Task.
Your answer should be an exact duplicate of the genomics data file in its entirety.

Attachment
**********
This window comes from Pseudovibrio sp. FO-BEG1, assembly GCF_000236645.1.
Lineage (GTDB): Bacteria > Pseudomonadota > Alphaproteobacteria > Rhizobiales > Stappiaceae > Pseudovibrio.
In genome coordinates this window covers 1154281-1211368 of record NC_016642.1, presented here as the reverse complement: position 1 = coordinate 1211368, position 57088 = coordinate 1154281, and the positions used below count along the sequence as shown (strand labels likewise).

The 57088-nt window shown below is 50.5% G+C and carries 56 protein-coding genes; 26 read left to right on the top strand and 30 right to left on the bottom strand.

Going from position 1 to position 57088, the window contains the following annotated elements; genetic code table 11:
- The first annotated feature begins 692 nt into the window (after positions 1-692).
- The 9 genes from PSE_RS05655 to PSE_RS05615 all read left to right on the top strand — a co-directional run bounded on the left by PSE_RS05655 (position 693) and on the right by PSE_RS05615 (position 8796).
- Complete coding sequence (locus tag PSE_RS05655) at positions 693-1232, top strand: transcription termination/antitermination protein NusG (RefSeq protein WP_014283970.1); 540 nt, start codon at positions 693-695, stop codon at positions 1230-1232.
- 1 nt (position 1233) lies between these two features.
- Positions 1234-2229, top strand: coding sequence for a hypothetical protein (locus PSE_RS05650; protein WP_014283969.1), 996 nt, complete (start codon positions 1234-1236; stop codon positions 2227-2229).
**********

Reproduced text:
This window comes from Pseudovibrio sp. FO-BEG1, assembly GCF_000236645.1.
Lineage (GTDB): Bacteria > Pseudomonadota > Alphaproteobacteria > Rhizobiales > Stappiaceae > Pseudovibrio.
In genome coordinates this window covers 1154281-1211368 of record NC_016642.1, presented here as the reverse complement: position 1 = coordinate 1211368, position 57088 = coordinate 1154281, and the positions used below count along the sequence as shown (strand labels likewise).

The 57088-nt window shown below is 50.5% G+C and carries 56 protein-coding genes; 26 read left to right on the top strand and 30 right to left on the bottom strand.

Going from position 1 to position 57088, the window contains the following annotated elements; genetic code table 11:
- The first annotated feature begins 692 nt into the window (after positions 1-692).
- The 9 genes from PSE_RS05655 to PSE_RS05615 all read left to right on the top strand — a co-directional run bounded on the left by PSE_RS05655 (position 693) and on the right by PSE_RS05615 (position 8796).
- Complete coding sequence (locus tag PSE_RS05655) at positions 693-1232, top strand: transcription termination/antitermination protein NusG (RefSeq protein WP_014283970.1); 540 nt, start codon at positions 693-695, stop codon at positions 1230-1232.
- 1 nt (position 1233) lies between these two features.
- Positions 1234-2229, top strand: coding sequence for a hypothetical protein (locus PSE_RS05650; protein WP_014283969.1), 996 nt, complete (start codon positions 1234-1236; stop codon positions 2227-2229).